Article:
Co-Infection With HCV, HIV May Raise Diabetes Risk

Test tubes
Test tubes
Having both diseases raises a patient's chances for developing diabetes.

Co-infection with hepatitis C virus (HCV) and human immunodeficiency virus (HIV) appears to increase the risk for diabetes and decreased the risk for dyslipidemia. However, HCV co-infection does not appear to increase the risk for major adverse cardiac events (MACE) in patients with HIV.

“They have different risk factors,” said study author Avnish Tripathi, MD, PhD, a cardiology fellow at the University of Louisville in Kentucky. “There is no one–size-fits-all. Care has to be individualized.”

The results of Dr Tripathi’s study were presented at the American College of Cardiology’s (ACC) 65th Scientific Sessions in Chicago.

There is a lack of published data on development of cardiometabolic diseases in patients co-infected with HCV and HIV, according to Dr Tripathi. Therefore he and his colleagues sought to evaluate the impact of HCV co-infection with incidence of diabetes, dyslipidemia, and MACE in a population-based cohort of patients with and without HIV.

The researchers divided the cohort into 4 comparative groups: those with HIV only; those with HCV only, and those without either disease. The study included 13 632 patients with a median age of 39 years. The cohort was 57% men and 71% African American. All the subjects were aged at least 18 years and were served through the South Carolina Medicaid during 1994 to 2011.

Compared with the control group, the HIV-only group had a lower risk for developing diabetes (adjusted hazard ratio [HR]=0.82) and a higher risk for developing dyslipidemia (adjusted HR=1.25). The study demonstrated no significant risks in the groups with both HIV and HCV and the HCV-only groups. The risk for MACE was found to be higher in the group co-infected with HIV and HCV (adjusted HR=1.20) and the HIV-only group (adjusted HR=1.19). However, no elevated risk was found for those infected with HCV only.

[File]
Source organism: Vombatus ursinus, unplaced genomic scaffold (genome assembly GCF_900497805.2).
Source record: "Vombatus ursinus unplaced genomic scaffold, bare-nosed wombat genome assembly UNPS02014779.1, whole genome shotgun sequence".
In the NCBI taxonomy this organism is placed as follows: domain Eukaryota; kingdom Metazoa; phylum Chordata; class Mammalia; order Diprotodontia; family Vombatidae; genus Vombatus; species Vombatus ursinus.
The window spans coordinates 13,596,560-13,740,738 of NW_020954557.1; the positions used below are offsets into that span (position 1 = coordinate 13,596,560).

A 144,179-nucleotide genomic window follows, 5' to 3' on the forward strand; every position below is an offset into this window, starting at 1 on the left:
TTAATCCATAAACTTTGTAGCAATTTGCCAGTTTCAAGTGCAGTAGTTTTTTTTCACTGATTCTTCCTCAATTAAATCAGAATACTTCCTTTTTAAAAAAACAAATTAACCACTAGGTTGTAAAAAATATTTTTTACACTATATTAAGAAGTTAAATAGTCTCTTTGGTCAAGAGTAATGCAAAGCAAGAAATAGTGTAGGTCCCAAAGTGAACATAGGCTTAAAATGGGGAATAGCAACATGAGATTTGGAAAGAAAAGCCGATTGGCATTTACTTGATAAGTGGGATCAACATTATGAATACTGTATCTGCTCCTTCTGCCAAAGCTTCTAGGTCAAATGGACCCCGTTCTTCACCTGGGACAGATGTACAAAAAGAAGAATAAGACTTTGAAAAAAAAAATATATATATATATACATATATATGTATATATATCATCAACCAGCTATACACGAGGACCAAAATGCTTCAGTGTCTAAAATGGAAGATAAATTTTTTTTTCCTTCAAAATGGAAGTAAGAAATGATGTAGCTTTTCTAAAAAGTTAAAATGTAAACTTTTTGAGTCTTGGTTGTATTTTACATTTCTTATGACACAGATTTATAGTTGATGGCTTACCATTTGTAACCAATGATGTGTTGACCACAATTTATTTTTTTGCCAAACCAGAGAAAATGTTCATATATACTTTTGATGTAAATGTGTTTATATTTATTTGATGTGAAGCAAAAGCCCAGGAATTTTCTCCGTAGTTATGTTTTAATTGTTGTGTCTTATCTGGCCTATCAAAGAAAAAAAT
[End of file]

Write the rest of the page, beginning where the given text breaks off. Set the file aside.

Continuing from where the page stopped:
The investigators also conducted a subgroup analysis that included those co-infected with HCV and HIV and those with HIV only. In this subgroup, they found that after controlling for immunological status and use of antiretroviral medications, HCV co-infection was associated with increased risk for diabetes (adjusted HR=1.52)  and decreased risk for dyslipidemia (adjusted HR=0.60). Dr Tripathi said no significant difference was seen in MACE in the subgroup analysis.

“Endocrinologists need to care about this because this is a significant problem and in these patients it becomes a different game,” Dr. Tripathi told Endocrinology Advisor. “The risk factors are different and so endocrinologists should monitor these patients. You need to be cognizant of testing more often and monitoring them closely and treating them as individuals instead of according to the guidelines.” 

Chris Longenecker, MD, runs an HIV cardiometabolic risk clinic as a preventive cardiologist at University Hospitals in Cleveland. He has been conducting research in this field for several years and agrees with Dr Tripathi that there are no guidelines for patients with these co-infections. However, he said medical organizations/societies are working on changing that.

“There are guidelines that have emerged for HIV infection, but none for co-infections with hepatitis C. There may be guidelines in the near future, and the organizations see this is as an emerging issue, and there will be some organizations coming out with guidelines in the next couple years,” said Dr Longenecker, assistant professor of medicine at Case Western Reserve University in Cleveland, Ohio.

He said the current findings with MACE are consistent with prior studies. However, he noted this study has some limitations. For instance, there may have been significant risk factors that the investigators may not have been able to include in the analysis.  

“It is unclear what information about covariants is missing. There are potential variables with co-infected HIV patients, and you need to consider diet, daily physical activity, and socioeconomics. There are different types of poverty, and some involve access to healthy foods, and it is not clear if they adjusted for these types of risk factors,” Dr Longenecker said in an interview with Endocrinology Advisor.


  1. Tripathi A, Jerrell JM, Saraswat A, Khan A, Hirsch G, Mehta J. Impact of HCV Infection on Development of Cardio-Metabolic Disorders and Major Adverse Cardiac Events in a Population-Based Cohort of HIV-Infected and Non-HIV-Infected Adults. Presented at: ACC 65th Scientific Sessions; April 2-4, 2016; Chicago, IL.